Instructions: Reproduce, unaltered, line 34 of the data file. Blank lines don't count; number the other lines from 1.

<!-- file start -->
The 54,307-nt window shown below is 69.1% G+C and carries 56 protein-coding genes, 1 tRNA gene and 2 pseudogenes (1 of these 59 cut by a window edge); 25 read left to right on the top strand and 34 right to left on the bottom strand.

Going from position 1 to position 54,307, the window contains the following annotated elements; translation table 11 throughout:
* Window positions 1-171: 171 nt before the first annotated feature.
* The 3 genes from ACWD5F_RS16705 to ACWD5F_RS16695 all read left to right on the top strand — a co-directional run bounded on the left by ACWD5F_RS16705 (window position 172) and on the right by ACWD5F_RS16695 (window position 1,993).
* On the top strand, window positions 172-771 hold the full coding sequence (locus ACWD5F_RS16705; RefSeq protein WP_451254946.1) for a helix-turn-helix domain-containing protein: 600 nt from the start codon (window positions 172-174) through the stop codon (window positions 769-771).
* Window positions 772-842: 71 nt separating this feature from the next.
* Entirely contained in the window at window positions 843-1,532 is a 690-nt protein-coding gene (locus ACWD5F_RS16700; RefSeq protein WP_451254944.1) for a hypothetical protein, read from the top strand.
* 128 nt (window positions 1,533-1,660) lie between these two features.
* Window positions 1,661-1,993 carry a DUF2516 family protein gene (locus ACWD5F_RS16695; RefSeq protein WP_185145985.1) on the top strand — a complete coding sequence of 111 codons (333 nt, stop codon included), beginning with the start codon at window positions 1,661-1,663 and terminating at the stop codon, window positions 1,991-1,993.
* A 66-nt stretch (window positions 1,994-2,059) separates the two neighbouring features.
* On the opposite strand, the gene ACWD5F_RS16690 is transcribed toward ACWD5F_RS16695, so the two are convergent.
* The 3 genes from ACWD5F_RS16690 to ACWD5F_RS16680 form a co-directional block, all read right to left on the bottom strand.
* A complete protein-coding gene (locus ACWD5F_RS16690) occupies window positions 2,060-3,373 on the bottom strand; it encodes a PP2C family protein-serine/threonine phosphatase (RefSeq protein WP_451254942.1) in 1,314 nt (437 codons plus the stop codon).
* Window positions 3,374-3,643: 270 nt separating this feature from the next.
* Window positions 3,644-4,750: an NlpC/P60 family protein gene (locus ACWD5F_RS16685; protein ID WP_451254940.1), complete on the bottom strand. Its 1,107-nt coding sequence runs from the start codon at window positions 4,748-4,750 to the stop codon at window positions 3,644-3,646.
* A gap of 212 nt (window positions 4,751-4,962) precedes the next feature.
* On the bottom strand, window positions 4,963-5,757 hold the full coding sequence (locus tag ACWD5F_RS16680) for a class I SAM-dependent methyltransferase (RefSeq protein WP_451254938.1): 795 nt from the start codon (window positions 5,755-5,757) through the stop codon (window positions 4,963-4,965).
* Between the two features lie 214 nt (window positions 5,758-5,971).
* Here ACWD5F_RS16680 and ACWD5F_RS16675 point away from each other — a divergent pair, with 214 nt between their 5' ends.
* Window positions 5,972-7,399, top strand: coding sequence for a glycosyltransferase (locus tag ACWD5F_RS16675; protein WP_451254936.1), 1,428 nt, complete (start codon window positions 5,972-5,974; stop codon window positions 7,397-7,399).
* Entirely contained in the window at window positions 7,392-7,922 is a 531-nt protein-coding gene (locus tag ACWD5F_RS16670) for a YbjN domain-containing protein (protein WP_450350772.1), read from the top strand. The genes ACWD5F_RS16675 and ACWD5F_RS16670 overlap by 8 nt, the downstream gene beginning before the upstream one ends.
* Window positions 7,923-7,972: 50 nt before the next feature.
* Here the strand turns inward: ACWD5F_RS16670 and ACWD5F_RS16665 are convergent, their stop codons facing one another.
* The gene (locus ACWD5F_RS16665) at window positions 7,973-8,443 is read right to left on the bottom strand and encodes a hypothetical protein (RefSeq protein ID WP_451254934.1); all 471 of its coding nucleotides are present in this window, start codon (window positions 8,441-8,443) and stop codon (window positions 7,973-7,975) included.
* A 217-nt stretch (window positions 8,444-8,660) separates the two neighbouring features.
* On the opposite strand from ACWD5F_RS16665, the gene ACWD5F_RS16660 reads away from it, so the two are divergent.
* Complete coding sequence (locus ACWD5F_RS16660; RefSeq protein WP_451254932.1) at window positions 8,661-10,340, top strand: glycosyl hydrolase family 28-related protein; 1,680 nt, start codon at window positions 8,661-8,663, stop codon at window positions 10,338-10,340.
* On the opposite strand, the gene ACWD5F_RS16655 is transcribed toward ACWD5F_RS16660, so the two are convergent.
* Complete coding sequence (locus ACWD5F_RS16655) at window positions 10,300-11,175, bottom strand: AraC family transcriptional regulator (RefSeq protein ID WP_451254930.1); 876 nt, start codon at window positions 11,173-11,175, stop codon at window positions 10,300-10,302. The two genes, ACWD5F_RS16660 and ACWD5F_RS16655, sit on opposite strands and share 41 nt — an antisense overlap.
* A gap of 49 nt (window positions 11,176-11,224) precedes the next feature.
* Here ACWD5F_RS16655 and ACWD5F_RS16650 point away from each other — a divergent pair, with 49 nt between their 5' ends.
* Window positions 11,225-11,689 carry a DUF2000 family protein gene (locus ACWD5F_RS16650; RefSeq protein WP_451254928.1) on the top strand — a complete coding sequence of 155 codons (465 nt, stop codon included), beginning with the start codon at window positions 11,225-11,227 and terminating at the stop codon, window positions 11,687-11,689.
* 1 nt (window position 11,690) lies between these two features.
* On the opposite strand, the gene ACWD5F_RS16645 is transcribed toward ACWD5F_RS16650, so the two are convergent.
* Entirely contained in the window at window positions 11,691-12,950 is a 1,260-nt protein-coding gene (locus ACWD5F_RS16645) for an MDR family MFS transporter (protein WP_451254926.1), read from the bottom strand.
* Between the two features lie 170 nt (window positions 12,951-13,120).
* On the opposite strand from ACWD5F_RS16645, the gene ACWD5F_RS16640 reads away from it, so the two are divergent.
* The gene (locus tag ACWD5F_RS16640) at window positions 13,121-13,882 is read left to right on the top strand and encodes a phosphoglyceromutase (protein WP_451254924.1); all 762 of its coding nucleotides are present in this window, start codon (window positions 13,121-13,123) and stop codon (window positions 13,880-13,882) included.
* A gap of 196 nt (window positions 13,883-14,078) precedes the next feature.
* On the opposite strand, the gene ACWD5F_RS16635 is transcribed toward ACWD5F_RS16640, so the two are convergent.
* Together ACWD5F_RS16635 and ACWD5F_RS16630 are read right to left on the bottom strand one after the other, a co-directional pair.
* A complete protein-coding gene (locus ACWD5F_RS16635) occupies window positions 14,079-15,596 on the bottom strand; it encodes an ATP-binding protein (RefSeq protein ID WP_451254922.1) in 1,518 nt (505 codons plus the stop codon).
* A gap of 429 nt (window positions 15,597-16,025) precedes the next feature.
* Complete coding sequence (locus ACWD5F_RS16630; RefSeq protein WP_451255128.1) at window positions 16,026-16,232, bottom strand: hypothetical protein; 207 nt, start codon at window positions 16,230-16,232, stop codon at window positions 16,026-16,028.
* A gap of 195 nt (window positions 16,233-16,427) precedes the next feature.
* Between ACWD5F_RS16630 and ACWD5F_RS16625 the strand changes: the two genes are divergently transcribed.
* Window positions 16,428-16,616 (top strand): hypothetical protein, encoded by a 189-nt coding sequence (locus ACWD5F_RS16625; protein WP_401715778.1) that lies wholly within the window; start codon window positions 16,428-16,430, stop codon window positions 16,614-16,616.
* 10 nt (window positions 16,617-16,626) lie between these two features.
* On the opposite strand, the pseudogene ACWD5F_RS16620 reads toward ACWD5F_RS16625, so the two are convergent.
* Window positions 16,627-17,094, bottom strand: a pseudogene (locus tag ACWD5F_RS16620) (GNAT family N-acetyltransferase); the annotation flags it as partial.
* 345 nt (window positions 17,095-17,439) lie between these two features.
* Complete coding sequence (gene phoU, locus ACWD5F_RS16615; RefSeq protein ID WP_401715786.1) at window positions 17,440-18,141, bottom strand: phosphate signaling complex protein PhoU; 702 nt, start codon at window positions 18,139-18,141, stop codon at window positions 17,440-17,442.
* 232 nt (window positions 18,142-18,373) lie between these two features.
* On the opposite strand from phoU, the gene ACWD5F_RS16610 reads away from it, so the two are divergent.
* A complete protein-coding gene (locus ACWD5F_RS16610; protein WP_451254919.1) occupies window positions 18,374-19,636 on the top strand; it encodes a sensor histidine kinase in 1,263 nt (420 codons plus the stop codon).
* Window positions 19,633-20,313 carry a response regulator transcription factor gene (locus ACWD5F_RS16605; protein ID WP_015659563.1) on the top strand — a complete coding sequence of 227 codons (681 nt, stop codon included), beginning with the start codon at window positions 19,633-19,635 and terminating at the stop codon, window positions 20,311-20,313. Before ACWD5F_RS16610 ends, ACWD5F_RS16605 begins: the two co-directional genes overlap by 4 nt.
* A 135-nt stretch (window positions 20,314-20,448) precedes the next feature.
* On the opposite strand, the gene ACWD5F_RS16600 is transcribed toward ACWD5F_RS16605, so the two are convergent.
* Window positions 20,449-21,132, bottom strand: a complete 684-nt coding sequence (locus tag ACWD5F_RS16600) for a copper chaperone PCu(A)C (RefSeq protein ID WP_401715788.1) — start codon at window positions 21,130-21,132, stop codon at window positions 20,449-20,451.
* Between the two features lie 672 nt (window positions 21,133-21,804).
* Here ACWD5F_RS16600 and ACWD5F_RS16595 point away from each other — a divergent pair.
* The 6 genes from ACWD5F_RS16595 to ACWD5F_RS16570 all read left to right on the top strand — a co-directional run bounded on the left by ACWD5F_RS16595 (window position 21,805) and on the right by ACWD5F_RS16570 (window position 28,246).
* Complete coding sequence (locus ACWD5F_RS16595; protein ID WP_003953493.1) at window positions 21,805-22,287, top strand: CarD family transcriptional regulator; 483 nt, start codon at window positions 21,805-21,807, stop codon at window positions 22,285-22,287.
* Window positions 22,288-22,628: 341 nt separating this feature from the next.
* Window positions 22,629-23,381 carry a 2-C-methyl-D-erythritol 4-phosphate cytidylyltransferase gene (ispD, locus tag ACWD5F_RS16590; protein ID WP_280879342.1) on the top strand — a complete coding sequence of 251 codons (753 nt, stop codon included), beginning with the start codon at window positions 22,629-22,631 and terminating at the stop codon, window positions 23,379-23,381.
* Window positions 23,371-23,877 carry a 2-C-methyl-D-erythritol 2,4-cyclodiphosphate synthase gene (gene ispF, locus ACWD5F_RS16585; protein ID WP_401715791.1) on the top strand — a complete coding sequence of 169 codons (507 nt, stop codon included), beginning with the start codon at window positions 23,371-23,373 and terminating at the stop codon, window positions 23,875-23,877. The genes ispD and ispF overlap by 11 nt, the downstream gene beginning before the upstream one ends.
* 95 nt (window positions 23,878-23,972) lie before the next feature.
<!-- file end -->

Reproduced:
* On the opposite strand, the gene ACWD5F_RS16645 is transcribed toward ACWD5F_RS16650, so the two are convergent.